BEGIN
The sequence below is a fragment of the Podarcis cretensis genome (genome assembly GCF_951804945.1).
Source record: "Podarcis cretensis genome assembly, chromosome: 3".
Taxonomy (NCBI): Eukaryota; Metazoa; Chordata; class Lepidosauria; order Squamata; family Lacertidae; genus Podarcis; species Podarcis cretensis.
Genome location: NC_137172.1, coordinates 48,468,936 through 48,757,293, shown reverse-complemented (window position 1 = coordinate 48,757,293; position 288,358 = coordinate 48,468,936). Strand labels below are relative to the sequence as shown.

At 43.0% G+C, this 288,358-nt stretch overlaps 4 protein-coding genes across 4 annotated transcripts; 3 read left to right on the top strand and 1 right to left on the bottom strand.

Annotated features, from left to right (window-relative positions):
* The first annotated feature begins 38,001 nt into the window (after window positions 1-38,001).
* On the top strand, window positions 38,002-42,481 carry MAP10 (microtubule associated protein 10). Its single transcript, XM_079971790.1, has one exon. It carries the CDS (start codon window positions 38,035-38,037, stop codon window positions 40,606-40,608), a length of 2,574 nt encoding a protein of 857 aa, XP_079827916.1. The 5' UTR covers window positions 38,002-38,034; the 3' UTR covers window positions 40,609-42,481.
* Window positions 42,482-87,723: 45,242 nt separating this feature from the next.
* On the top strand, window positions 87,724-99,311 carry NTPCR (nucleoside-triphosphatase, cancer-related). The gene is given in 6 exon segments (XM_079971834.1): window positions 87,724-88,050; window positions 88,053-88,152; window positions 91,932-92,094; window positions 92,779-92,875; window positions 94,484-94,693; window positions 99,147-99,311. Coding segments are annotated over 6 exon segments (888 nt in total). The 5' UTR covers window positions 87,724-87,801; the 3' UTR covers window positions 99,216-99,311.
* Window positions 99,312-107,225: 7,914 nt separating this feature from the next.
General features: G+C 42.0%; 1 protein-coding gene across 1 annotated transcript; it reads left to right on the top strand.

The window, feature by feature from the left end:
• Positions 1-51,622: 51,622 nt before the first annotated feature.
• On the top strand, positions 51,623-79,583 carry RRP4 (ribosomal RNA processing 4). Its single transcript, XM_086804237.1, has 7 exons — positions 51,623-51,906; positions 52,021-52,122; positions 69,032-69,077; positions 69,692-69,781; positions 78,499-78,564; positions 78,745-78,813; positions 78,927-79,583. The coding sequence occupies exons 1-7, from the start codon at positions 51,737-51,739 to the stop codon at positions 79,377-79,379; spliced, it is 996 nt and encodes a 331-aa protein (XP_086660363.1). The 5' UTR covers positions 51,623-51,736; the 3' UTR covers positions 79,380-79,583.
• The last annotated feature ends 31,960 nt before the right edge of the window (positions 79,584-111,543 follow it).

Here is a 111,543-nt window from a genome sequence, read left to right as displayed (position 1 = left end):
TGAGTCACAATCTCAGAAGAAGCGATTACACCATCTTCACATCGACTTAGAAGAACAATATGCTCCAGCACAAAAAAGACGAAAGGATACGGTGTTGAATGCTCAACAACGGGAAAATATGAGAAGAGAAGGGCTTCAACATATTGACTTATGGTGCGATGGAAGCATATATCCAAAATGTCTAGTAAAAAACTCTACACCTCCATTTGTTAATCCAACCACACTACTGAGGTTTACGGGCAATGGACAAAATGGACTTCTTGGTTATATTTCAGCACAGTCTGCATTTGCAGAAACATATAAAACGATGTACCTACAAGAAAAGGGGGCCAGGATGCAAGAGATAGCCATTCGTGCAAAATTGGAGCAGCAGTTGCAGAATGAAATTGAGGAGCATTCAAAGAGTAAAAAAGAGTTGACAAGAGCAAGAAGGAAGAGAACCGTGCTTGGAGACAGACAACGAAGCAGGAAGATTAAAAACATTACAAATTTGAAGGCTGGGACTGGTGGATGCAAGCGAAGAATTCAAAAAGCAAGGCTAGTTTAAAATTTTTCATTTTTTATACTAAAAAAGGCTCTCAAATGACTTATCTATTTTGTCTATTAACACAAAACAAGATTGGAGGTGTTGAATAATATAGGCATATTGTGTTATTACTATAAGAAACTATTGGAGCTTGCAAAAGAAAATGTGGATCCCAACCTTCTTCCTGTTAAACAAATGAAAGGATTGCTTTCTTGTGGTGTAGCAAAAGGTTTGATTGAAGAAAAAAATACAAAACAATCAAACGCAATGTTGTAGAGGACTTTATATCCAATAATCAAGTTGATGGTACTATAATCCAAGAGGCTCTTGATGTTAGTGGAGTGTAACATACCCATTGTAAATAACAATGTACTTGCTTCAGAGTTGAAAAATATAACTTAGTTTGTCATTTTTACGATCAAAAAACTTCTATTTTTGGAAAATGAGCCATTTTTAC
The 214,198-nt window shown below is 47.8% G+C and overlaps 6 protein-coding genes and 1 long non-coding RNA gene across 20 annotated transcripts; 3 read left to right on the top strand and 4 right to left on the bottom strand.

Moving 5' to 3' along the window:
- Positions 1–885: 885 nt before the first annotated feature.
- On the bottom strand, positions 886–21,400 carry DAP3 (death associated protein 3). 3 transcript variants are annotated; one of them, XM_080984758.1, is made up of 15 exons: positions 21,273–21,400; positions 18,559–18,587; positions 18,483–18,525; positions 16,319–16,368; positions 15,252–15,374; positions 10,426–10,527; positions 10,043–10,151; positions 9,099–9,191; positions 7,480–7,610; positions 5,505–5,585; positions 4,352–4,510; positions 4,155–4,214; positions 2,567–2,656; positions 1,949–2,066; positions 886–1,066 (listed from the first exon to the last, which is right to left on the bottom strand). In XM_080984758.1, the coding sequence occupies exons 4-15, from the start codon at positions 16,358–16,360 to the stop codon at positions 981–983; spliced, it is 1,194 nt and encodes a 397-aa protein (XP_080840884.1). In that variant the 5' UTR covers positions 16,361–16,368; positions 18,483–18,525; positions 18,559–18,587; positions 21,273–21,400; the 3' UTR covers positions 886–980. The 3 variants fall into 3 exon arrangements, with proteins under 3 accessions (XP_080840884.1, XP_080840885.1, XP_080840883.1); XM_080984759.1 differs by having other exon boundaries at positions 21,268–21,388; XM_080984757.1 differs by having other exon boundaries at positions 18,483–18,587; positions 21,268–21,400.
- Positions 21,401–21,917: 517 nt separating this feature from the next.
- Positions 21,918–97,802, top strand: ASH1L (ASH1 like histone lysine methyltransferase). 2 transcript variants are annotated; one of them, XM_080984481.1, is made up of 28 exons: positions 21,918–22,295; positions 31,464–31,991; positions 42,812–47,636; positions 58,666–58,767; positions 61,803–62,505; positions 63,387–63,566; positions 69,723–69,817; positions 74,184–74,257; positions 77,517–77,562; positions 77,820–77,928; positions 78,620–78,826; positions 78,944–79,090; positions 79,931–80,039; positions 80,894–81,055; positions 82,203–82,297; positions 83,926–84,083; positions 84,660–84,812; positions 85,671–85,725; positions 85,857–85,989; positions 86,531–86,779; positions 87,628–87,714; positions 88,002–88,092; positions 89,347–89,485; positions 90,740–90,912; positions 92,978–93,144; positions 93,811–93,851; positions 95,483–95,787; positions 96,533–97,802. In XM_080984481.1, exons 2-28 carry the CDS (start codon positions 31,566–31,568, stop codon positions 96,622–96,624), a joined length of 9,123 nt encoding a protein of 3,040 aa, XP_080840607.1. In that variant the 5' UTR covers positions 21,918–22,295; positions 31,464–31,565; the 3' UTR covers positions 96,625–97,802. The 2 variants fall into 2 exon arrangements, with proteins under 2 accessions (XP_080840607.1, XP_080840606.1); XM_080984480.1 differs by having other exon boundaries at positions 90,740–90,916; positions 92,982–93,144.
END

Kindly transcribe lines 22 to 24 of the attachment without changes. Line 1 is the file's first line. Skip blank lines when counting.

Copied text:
- On the bottom strand, positions 886–21,400 carry DAP3 (death associated protein 3). 3 transcript variants are annotated; one of them, XM_080984758.1, is made up of 15 exons: positions 21,273–21,400; positions 18,559–18,587; positions 18,483–18,525; positions 16,319–16,368; positions 15,252–15,374; positions 10,426–10,527; positions 10,043–10,151; positions 9,099–9,191; positions 7,480–7,610; positions 5,505–5,585; positions 4,352–4,510; positions 4,155–4,214; positions 2,567–2,656; positions 1,949–2,066; positions 886–1,066 (listed from the first exon to the last, which is right to left on the bottom strand). In XM_080984758.1, the coding sequence occupies exons 4-15, from the start codon at positions 16,358–16,360 to the stop codon at positions 981–983; spliced, it is 1,194 nt and encodes a 397-aa protein (XP_080840884.1). In that variant the 5' UTR covers positions 16,361–16,368; positions 18,483–18,525; positions 18,559–18,587; positions 21,273–21,400; the 3' UTR covers positions 886–980. The 3 variants fall into 3 exon arrangements, with proteins under 3 accessions (XP_080840884.1, XP_080840885.1, XP_080840883.1); XM_080984759.1 differs by having other exon boundaries at positions 21,268–21,388; XM_080984757.1 differs by having other exon boundaries at positions 18,483–18,587; positions 21,268–21,400.
- Positions 21,401–21,917: 517 nt separating this feature from the next.
- Positions 21,918–97,802, top strand: ASH1L (ASH1 like histone lysine methyltransferase). 2 transcript variants are annotated; one of them, XM_080984481.1, is made up of 28 exons: positions 21,918–22,295; positions 31,464–31,991; positions 42,812–47,636; positions 58,666–58,767; positions 61,803–62,505; positions 63,387–63,566; positions 69,723–69,817; positions 74,184–74,257; positions 77,517–77,562; positions 77,820–77,928; positions 78,620–78,826; positions 78,944–79,090; positions 79,931–80,039; positions 80,894–81,055; positions 82,203–82,297; positions 83,926–84,083; positions 84,660–84,812; positions 85,671–85,725; positions 85,857–85,989; positions 86,531–86,779; positions 87,628–87,714; positions 88,002–88,092; positions 89,347–89,485; positions 90,740–90,912; positions 92,978–93,144; positions 93,811–93,851; positions 95,483–95,787; positions 96,533–97,802. In XM_080984481.1, exons 2-28 carry the CDS (start codon positions 31,566–31,568, stop codon positions 96,622–96,624), a joined length of 9,123 nt encoding a protein of 3,040 aa, XP_080840607.1. In that variant the 5' UTR covers positions 21,918–22,295; positions 31,464–31,565; the 3' UTR covers positions 96,625–97,802. The 2 variants fall into 2 exon arrangements, with proteins under 2 accessions (XP_080840607.1, XP_080840606.1); XM_080984480.1 differs by having other exon boundaries at positions 90,740–90,916; positions 92,982–93,144.